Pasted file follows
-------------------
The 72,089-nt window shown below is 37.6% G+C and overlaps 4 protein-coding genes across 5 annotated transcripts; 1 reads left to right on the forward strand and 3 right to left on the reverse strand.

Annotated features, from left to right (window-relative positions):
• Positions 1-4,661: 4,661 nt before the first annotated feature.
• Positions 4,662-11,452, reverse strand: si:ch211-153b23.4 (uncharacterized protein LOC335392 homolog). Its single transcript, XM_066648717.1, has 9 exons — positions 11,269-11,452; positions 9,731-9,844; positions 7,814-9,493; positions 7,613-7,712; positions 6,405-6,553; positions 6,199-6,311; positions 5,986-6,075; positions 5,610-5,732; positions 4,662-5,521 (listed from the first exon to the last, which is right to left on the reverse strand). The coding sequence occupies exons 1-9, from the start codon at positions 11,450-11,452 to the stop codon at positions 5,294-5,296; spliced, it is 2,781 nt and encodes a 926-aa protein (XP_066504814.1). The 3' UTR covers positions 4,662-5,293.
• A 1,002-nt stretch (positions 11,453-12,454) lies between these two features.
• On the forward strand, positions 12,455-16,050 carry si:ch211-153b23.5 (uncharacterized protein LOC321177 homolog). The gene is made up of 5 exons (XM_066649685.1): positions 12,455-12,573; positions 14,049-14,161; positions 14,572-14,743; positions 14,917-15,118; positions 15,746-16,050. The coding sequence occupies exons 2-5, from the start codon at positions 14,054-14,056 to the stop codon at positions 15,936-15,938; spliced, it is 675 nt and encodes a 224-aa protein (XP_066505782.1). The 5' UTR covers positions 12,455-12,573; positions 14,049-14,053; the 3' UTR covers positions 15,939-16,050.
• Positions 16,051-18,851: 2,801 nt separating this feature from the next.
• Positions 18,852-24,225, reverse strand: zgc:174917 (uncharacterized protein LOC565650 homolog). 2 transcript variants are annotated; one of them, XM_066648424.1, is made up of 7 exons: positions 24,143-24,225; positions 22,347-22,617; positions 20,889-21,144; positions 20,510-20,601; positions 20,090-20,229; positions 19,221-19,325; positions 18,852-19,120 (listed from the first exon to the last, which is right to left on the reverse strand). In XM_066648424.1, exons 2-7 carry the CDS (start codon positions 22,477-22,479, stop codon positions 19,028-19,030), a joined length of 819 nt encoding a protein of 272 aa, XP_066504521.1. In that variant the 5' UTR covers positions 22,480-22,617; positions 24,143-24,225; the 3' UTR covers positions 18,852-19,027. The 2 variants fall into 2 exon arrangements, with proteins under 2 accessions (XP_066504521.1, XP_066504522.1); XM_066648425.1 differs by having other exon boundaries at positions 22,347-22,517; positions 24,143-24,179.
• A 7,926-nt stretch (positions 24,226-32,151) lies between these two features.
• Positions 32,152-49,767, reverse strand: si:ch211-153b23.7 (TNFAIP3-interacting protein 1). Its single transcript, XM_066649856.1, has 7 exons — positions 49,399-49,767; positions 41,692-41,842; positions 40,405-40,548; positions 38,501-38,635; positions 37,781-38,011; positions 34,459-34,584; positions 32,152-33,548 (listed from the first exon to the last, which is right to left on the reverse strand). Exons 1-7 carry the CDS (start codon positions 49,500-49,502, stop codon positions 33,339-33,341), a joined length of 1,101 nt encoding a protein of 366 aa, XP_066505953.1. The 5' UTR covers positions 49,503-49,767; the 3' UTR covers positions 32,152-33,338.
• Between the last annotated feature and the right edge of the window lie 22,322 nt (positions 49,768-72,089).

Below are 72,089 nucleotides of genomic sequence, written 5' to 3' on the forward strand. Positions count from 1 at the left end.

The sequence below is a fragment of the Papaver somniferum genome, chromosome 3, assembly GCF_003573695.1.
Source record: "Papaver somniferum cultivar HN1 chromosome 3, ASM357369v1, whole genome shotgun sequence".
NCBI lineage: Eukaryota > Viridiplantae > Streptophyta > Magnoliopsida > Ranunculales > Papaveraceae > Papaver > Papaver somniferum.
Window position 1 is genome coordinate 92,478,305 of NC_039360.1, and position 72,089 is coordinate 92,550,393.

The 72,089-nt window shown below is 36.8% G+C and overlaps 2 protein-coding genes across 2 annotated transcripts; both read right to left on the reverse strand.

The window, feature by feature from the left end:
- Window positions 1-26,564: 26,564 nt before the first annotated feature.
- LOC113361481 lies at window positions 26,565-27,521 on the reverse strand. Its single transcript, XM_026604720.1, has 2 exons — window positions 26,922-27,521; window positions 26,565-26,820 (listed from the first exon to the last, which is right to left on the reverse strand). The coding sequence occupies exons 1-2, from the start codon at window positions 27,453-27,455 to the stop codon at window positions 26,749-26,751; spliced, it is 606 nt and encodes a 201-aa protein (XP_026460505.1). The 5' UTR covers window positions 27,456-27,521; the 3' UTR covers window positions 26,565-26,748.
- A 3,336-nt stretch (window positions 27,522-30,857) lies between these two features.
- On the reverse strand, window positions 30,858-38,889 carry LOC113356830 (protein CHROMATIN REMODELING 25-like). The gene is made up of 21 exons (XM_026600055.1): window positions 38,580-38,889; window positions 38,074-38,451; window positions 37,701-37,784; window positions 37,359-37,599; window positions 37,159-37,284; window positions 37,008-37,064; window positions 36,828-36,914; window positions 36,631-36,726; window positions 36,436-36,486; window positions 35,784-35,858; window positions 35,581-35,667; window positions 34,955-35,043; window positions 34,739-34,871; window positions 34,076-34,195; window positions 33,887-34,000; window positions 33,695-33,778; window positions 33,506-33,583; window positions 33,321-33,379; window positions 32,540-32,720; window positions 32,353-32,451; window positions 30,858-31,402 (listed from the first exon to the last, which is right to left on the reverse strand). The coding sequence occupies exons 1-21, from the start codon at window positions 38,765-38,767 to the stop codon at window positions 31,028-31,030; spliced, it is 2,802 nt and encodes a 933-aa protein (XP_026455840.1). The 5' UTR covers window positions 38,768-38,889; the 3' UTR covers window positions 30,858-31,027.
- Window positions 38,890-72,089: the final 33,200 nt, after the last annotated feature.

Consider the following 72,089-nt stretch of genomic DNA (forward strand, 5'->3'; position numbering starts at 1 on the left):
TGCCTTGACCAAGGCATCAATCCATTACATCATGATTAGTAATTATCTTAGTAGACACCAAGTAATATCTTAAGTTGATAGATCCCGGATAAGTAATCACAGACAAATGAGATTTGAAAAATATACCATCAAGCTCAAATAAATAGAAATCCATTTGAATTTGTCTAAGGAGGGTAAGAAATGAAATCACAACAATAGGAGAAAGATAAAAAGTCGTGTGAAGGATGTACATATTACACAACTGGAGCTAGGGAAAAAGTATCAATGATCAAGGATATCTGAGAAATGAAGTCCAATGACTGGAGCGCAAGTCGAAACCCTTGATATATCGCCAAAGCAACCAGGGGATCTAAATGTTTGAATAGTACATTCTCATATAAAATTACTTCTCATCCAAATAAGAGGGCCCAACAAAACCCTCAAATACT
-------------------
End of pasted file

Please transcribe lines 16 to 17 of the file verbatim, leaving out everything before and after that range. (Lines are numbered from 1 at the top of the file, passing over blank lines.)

Window position 1 is genome coordinate 92,478,305 of NC_039360.1, and position 72,089 is coordinate 92,550,393.

The 72,089-nt window shown below is 36.8% G+C and overlaps 2 protein-coding genes across 2 annotated transcripts; both read right to left on the reverse strand.